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Posts Tagged ‘Pricing’

MinimumWageRoadSign

In my last post, I wrote about a study that predicts increases in the minimum wage will lead to significantly more restaurant closures.  Clearly, many restaurants and bars are unable (or failed) to raise their prices in response to increases in the minimum wage, resulting in their ultimate demise. (more…)

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This is the second article in a series about Groupon coupons for restaurants.  The first article covered accounting for Groupon transactions.  This piece covers how to set up your Point of Sale (POS) system to record POS systemredemptions of coupons.  Failing to do so properly could result in the restaurant being on the hook for a lot of sales tax, penalties and interest!

In the first article, we learned that HST applies to the “promotional value” of the Groupon coupon.  In our example, the coupon was worth $100 of meals, and the customer purchased it for $50, which was paid directly to Groupon.  The promotional value of the coupon is the $50, even though the restaurant does not receive this amount from Groupon.  So, when the customer orders $100 worth of meals and drinks at a restaurant, she will have to pay tax on $50, but she will receive a credit for $100 (face value of the coupon).

Restaurants that use Groupon (or other similar programs) may need to update their POS systems to properly account for these transactions.  Many POS systems can be easily modified by the user to make these changes, but some require programming by the developer (which can take time).  Here are the changes you will need.

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While I’m not a fan of Groupon coupons, at least for restaurants, I felt compelled to write a few articles about it.  Today’s piece covers accounting for Groupon coupons, because I’ve seen some really weird accounting recommendations and far-from-best-practices.  As far as I know, none of the more unusual accounting has been suggested by real accountants!

Future articles will cover how to generate the proper entries in QuickBooks, how to set up your Point of Sale (POS) system to properly account for redemptions of Groupon certificates, and why you may be in for a huge shock when the tax man comes a knocking.

For what it’s worth, if you really, really think you need to use Groupon (or Living Social) coupons at your restaurant, at least get the accounting right.  There are four types of entries that need to be made in your accounting system, which are:

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AbacusWhile there are some signs that we may be emerging from the recession, I think you’ll find that consumer behaviour has been changed, perhaps for many years to come.  Even your “well-off” customers are much more price conscious that they have ever been before.  Actually, they are more value conscious.  In order to “survive and thrive”, you have to continuously monitor your restaurant’s value proposition.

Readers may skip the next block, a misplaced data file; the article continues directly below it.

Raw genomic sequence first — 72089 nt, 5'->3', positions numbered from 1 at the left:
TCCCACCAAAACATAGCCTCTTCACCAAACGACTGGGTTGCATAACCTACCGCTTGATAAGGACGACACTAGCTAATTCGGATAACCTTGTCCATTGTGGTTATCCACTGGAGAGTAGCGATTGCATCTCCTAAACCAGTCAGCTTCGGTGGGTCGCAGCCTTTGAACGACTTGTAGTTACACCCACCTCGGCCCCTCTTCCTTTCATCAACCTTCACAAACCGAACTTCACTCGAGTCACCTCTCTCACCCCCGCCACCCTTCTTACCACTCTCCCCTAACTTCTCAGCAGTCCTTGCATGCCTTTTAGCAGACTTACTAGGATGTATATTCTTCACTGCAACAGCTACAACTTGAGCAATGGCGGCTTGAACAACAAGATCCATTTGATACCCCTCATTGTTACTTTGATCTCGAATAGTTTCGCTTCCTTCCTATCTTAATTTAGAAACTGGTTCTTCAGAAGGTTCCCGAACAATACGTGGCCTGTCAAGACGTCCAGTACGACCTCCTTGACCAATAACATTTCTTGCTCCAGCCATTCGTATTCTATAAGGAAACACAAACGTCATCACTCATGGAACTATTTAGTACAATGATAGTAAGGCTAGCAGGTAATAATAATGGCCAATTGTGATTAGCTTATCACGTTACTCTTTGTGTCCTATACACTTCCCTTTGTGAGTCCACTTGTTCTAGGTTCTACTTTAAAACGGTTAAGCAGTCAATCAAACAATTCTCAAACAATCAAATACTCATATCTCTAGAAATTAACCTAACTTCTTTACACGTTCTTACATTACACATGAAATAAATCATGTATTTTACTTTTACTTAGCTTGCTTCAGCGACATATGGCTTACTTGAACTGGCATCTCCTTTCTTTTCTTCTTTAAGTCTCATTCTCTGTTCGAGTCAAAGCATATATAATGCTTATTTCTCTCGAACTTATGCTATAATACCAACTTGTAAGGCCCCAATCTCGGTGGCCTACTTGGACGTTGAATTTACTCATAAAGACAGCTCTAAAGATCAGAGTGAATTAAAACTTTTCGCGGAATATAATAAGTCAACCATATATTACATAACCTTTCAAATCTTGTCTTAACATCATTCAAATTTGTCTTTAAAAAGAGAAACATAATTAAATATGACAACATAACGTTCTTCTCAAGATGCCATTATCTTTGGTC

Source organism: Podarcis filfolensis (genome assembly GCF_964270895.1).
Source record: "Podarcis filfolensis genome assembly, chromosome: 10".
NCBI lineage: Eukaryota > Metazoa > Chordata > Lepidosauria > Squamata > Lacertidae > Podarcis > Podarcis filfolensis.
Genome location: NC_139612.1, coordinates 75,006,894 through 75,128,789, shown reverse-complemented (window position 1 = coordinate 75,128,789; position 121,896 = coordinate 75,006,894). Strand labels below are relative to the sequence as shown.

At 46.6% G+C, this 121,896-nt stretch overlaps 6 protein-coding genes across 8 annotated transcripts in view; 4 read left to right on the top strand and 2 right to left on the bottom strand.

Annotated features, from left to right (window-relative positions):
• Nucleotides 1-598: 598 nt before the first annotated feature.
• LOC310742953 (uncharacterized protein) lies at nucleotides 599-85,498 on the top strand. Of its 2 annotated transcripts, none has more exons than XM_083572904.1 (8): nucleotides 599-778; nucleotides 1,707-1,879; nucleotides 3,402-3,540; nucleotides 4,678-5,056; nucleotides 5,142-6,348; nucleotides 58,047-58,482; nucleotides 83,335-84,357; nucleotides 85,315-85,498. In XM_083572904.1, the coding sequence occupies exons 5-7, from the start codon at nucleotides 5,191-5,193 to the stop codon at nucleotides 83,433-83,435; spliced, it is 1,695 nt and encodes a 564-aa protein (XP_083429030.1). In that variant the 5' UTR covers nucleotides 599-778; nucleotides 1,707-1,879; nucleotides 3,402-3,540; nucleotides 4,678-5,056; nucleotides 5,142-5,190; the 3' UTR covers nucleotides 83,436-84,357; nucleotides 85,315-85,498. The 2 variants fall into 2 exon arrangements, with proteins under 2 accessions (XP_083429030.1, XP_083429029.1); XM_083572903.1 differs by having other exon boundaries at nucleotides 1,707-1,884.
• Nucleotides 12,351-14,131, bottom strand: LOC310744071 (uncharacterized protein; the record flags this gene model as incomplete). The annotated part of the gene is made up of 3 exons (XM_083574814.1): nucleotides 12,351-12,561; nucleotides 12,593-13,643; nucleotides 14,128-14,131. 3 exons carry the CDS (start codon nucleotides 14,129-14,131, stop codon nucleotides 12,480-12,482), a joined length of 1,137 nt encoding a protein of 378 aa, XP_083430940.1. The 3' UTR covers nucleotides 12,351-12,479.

While there’s more to the value proposition than your menu and prices, these are the two aspects that can be adjusted fairly easily in the short-term.  These are also the two areas that most restaurateurs fiddle with first, when times get tough.  We could probably add labour into the mix, too.

Recessions always harm the restaurant industry.  People lose their jobs (or worry that they will lose them), cut back on meals outside the home, and spend less when they do go out.  Most restaurants experience a drop in both volume and check averages, often severely reducing (or eliminating) their profits.  To cover their fixed costs, restaurateurs will try everything to keep the customers they have and steal their competitors’ customers.  Most start with price reductions, either through coupons and discounts or with across the board price reductions.  It doesn’t take long to realize that quality or portion sizes have to be reduced to maintain profitable margins.  Easier said than done!

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Recently, the Canadian Restaurant and Foodservices Association (CRFA) published three calculators to help restaurateurs determine the effect of the new HST, effective July 1, 2010, on their prices.  The calculators cover wine, spirits and beer.  I’ve included the links, below.  Perhaps a short note is necessary to help you use them properly.  They are set up for “typical” value, medium and premium priced examples.  Unfortunately, you aren’t able to change the net cost figures, but they will give you an idea as to the effects on your prices and the price that your customers will be paying come July.

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